In “Nova Corps” (#19-22) the Worldmind becomes housed inside a giant sentient planet – with facial hair (stupid, stupid Fantastic Four villains). It also begins acting a little questionable, deputizing ordinary people left and right and giving them the Nova Force to quickly create a super-powered army. Nova fears that holding the Worldmind within him for so long has lead him to insanity – a cool mystery that’s unfortunately solved a bit too swiftly.
Instead Nova quickly figures out that the Woldmind has been subliminally controlling all of the Nova Corps, and Richard Rider finds himself powerless and on the outs of the whole organization – including his newly deputized younger brother. The volume actually ends on a cliffhanger as Richard does his best Darth Vader-esque “Noooooo!” at the end.
I enjoyed how each story segued logically into the next. It definitely felt like Worldmind’s reveal as either corrupted or misguided was a tense, natural build-up to Nova’s own suspicions, but it all happened incredibly quickly.
When the original Nova Corps team arrives at the end of issue #18, I thought we’d be treated to at least a few issues of an intergalactic Avengers-style team fighting threats. Instead Worldmind takes over a planet and Nova gets to have a boring sit-down with the Fantastic Four.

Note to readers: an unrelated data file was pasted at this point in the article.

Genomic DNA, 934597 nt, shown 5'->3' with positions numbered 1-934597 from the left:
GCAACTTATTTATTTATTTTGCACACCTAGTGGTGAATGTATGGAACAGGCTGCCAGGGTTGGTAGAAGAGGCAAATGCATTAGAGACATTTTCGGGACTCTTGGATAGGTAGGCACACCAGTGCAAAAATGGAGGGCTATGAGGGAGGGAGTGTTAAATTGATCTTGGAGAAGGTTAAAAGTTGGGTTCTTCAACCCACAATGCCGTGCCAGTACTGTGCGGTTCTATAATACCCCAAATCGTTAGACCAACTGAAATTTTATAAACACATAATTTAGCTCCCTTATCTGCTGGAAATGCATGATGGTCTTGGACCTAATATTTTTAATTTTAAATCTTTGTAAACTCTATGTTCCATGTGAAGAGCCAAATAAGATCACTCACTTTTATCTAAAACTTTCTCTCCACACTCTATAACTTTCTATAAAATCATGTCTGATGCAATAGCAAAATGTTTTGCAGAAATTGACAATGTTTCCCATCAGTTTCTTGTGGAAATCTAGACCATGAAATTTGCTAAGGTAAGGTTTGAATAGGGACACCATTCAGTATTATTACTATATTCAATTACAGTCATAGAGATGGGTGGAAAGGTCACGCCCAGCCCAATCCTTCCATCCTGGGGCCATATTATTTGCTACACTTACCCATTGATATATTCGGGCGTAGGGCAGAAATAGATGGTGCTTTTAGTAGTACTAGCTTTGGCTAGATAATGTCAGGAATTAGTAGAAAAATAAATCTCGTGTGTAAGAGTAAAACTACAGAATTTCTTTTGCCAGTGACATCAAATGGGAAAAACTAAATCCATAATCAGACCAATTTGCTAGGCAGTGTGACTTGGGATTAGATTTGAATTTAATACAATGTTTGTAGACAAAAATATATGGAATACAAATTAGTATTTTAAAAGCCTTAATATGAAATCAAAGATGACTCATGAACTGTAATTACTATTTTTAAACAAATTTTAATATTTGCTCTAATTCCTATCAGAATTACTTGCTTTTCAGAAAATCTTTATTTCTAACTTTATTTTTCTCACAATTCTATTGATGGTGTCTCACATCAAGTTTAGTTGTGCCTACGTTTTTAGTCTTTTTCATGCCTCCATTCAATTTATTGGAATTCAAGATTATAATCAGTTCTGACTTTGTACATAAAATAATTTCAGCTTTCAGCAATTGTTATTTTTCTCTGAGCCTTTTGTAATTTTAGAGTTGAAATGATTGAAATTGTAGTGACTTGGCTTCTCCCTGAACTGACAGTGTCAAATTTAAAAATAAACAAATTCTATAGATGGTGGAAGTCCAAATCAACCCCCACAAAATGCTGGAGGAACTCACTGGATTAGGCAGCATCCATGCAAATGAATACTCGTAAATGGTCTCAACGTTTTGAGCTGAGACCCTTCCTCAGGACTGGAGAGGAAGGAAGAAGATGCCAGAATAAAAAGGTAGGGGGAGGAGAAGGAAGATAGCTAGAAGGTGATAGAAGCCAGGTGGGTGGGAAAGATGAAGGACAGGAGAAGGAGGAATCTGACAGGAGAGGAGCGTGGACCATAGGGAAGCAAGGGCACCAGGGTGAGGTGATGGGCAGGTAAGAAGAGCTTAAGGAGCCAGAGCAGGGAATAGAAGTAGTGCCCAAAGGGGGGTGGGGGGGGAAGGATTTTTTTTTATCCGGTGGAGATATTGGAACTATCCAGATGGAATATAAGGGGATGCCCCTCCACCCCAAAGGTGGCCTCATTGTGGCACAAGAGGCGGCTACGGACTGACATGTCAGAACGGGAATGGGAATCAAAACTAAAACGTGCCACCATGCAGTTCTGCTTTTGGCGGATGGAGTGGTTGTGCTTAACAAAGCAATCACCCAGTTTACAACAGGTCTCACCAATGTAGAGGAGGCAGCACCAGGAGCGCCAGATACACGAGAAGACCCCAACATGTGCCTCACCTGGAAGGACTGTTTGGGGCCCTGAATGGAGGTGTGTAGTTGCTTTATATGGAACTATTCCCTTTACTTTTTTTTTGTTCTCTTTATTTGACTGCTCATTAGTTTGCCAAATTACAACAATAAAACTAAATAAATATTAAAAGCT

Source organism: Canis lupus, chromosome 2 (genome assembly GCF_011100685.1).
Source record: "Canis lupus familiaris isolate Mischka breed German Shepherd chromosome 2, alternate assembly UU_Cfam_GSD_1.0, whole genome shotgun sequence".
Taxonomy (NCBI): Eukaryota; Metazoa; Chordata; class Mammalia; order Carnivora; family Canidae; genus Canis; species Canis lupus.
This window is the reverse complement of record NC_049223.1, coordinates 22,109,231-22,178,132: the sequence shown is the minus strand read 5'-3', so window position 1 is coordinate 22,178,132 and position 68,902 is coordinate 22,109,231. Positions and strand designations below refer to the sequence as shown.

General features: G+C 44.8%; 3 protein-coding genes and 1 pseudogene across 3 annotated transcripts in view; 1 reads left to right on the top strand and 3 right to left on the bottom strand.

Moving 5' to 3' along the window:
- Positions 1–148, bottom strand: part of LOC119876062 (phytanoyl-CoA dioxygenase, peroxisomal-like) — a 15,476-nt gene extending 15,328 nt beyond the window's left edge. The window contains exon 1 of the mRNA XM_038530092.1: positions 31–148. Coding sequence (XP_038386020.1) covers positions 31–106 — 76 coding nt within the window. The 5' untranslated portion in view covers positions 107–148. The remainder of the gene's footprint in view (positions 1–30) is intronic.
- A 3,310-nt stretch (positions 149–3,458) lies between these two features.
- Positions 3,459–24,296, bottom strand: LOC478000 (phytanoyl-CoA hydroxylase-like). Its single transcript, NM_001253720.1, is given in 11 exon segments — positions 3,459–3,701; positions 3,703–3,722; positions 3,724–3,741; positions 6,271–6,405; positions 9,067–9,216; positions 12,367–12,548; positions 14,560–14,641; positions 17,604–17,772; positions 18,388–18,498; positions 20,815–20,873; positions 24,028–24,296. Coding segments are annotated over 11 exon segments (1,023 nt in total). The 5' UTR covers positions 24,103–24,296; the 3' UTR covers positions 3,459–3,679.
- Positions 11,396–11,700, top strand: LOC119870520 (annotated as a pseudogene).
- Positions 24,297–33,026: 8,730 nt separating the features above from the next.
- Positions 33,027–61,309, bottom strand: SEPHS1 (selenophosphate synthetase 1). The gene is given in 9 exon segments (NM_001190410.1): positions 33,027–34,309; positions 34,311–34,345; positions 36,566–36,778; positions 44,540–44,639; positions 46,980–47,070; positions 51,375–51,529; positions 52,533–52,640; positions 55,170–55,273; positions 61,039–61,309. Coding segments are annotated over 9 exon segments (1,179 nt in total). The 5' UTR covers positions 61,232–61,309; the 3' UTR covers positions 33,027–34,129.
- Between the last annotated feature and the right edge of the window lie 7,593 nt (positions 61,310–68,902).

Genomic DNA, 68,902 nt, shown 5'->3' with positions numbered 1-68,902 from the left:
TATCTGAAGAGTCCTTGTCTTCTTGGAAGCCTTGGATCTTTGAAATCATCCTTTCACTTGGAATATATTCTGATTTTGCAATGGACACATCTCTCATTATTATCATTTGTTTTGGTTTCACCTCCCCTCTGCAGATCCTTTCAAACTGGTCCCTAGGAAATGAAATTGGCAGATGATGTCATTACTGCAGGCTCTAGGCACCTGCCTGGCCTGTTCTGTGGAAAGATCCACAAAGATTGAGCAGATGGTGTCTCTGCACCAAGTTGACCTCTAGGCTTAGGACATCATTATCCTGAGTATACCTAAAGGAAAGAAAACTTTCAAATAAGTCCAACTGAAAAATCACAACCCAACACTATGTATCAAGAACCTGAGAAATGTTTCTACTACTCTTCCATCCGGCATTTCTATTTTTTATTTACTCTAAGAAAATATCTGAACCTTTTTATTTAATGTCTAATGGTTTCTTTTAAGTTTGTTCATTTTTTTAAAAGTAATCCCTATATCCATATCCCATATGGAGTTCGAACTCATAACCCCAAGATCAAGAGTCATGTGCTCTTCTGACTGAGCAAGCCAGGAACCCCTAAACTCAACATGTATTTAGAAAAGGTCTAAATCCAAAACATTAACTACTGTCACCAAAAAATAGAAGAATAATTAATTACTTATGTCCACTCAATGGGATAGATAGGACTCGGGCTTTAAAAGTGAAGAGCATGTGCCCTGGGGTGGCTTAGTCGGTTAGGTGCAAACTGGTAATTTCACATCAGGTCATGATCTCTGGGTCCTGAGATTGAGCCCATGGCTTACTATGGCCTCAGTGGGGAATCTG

For his solo series Nova rarely gets a chance to actually act on his own. Silver Surfer plays a prominent role in the Galactus arc. Super Skrull provides tons of info leading up to Secret Invasion. Marvel desperately wants you to care about Iron Man-knock off Darkhawk for his upcoming role in War of Kings. And having the Fantastic Four show up and not even fight anything?
Crossovers and guest-stars can be a lot of fun when used well, but other than Silver Surfer none of them are particularly interesting. My favorites, the alien Nova Corps, are used for maybe an issue and a half before the plot moves into a much more grand scale – the curse of involving any cosmic superhero, apparently.
I haven’t even talked about the art, and I actually mean that as more of a compliment. It’s very base line, Silver Age heroics, which reflect the writing style, characters, and plotting. Everything is bright, the action is explosive, and characters fill the pages with various badass poses. It is not particularly memorable or unique but is very easy on the eyes and makes for an entertaining read.
I enjoy the Marvel cosmic stuff, and for a goody goody superhero Nova is admirable and relatable compared to his Earth-bound contemporaries. Abnett and Lanning thrive in constructing massive plots, and it looks like Worldmind’s ascension will tie into the War of Kings in some important ways. But meanwhile Nova is literally left in the dust. I wish a bit more time could be devoted to allowing Nova some cool space adventures – like Guardians of the Galaxy. Overall it’s a fun series but really only recommended if you’ve kept up with all the other Marvel cosmic happenings at the time.